Of course, the above ballpark is meant merely as a guideline that can help influence your decision. There are also exceptions to the rule which can mean that a higher mileage isn’t necessarily indicative of a problem. For example, if the vehicle has been used as part of a professional fleet, it could easily cover upwards of 30,000 miles a year, which sounds like a lot of tarmac under its belt.

However, company cars often spend much more time driving in motorway conditions as opposed to urban metropoles. This can mean that the steady nature of coasting is far less taxing than the stop-start rhythms of a busy city centre. What’s more, a company-owned vehicle is almost certainly going to have been serviced regularly and cared for with a professional approach, meaning it’s less likely to suffer from serious issues under the bonnet.

Trust your instincts

When approaching a potential automotive transaction, thinking about how much mileage is good for a used car is a solid starting point, as is factoring in its age, track record and current condition. However, there’s simply no substitute for your own judgement when it comes to these matters. Buy with your head (and not with your heart) and you’ll find that your own instincts will often alert you to whether a deal is a sound investment or not.

Thankfully, much of your homework can be done in advance of an in-person inspection. With a wide variety of car buying sites available online, you can research different makes and models, ask questions of dealers and see 360° photos of the vehicles in question. You can even use a car finance calculator to ascertain how much the car will set you back in the long run through used car finance! Trust your gut, then reinforce that decision by doing your due diligence and you won’t go far wrong. Happy trails!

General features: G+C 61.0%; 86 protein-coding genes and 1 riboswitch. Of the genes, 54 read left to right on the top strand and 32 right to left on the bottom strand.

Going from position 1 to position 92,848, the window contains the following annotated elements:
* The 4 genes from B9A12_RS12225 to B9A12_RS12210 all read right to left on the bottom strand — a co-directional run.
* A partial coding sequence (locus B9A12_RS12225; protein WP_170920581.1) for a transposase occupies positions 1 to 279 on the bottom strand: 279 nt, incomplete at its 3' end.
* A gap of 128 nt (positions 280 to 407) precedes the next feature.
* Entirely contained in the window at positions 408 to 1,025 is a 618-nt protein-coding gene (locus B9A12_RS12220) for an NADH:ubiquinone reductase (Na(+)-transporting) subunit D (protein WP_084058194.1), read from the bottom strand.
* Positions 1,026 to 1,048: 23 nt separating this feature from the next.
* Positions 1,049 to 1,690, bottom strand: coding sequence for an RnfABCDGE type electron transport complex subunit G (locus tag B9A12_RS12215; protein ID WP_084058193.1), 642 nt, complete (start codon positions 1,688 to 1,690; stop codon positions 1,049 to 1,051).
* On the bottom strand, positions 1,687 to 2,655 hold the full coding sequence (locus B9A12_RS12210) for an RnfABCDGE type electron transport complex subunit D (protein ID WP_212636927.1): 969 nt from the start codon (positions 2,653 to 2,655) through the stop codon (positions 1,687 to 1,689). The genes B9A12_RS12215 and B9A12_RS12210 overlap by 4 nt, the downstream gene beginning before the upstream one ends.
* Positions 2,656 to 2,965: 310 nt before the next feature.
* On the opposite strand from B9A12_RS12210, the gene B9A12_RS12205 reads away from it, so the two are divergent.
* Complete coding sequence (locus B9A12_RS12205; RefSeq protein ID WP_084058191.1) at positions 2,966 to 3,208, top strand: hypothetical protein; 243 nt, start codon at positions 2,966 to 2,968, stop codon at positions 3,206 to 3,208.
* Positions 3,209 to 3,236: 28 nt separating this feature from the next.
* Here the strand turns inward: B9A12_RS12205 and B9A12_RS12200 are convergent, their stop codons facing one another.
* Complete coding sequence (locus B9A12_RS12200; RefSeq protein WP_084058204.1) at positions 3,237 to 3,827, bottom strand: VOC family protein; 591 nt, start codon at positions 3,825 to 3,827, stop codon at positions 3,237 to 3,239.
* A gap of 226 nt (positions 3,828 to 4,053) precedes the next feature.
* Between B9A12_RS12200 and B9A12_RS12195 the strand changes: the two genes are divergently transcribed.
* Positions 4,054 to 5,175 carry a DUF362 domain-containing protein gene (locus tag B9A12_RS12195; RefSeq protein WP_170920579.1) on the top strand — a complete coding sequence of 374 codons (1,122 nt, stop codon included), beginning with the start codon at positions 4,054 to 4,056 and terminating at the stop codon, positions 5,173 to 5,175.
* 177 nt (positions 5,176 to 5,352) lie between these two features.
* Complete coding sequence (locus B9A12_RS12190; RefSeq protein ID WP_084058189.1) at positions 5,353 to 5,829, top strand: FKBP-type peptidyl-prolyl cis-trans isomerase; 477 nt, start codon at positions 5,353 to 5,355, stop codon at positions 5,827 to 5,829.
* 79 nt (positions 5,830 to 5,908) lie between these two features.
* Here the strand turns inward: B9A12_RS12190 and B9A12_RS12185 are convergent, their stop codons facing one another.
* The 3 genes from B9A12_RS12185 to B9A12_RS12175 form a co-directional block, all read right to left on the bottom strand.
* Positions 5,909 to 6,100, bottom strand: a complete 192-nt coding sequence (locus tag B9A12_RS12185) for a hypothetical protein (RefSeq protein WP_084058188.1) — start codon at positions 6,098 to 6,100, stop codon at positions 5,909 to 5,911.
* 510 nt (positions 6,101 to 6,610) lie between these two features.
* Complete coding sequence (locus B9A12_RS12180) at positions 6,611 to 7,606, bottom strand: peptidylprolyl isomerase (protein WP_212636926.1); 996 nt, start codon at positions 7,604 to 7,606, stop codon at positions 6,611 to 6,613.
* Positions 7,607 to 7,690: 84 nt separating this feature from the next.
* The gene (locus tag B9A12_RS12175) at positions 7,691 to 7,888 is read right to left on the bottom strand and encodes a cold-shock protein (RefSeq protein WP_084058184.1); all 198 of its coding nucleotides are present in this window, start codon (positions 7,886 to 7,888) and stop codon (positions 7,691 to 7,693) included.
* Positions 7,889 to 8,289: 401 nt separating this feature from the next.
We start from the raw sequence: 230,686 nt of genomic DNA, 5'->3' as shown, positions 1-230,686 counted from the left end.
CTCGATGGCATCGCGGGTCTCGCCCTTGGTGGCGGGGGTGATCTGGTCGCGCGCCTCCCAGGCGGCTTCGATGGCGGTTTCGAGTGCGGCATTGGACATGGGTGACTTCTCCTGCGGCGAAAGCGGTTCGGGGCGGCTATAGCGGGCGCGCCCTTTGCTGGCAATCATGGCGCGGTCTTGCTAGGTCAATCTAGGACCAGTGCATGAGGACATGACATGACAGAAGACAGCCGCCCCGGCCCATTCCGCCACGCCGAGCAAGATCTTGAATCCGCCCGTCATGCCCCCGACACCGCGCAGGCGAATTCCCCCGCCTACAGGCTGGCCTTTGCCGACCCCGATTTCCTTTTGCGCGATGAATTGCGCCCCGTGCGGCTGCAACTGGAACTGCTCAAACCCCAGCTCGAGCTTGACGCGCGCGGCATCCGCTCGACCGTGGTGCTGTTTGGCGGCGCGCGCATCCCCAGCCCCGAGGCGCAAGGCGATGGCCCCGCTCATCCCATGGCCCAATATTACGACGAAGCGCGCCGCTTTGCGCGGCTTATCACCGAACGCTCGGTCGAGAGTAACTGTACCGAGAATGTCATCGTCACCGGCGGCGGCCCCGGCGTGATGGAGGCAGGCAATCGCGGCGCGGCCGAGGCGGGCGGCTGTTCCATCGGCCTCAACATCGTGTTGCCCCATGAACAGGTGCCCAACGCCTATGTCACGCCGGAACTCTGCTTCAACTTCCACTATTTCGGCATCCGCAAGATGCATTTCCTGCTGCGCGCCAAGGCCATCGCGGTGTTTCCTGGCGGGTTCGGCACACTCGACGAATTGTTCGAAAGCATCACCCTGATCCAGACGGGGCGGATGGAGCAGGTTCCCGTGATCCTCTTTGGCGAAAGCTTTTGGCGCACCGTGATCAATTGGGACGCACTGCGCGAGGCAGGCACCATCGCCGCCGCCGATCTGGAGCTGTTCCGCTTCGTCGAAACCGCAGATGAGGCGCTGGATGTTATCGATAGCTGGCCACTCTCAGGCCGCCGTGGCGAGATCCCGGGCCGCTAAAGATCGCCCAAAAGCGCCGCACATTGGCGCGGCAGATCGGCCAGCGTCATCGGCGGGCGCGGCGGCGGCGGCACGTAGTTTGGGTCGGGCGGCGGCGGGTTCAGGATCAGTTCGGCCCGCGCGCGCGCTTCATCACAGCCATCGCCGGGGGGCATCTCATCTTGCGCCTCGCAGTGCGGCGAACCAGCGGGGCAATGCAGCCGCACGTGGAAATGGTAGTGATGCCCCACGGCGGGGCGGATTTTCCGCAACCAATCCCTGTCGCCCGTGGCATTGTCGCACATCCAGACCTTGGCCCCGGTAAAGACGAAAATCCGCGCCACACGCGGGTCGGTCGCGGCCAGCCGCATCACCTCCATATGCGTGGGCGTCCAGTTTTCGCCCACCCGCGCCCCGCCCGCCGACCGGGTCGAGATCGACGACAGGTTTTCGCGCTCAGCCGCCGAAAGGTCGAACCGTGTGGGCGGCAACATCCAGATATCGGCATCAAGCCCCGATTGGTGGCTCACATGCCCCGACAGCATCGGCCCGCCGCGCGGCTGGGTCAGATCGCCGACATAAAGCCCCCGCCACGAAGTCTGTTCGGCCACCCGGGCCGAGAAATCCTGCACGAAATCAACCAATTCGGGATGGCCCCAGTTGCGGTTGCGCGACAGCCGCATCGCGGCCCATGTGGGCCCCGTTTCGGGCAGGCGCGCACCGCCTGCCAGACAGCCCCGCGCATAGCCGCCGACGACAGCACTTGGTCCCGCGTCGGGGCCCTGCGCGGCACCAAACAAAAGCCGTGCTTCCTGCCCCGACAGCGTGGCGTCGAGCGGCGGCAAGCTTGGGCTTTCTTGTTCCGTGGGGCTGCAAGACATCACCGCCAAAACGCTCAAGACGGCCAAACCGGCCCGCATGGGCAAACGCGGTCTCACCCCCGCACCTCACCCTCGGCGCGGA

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Evolution Funding Ltd T/A My Car Credit

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Representative Example

Borrowing £7,500 at a representative APR of 12.4%, annual interest rate (fixed) 12.36%, 47 monthly payments of £196.44 followed by 1 payment of £206.44 (incl. estimated £10 option to purchase fee), a deposit of £0.00, total cost of credit is £1,939.12, total amount payable is £9,439.12.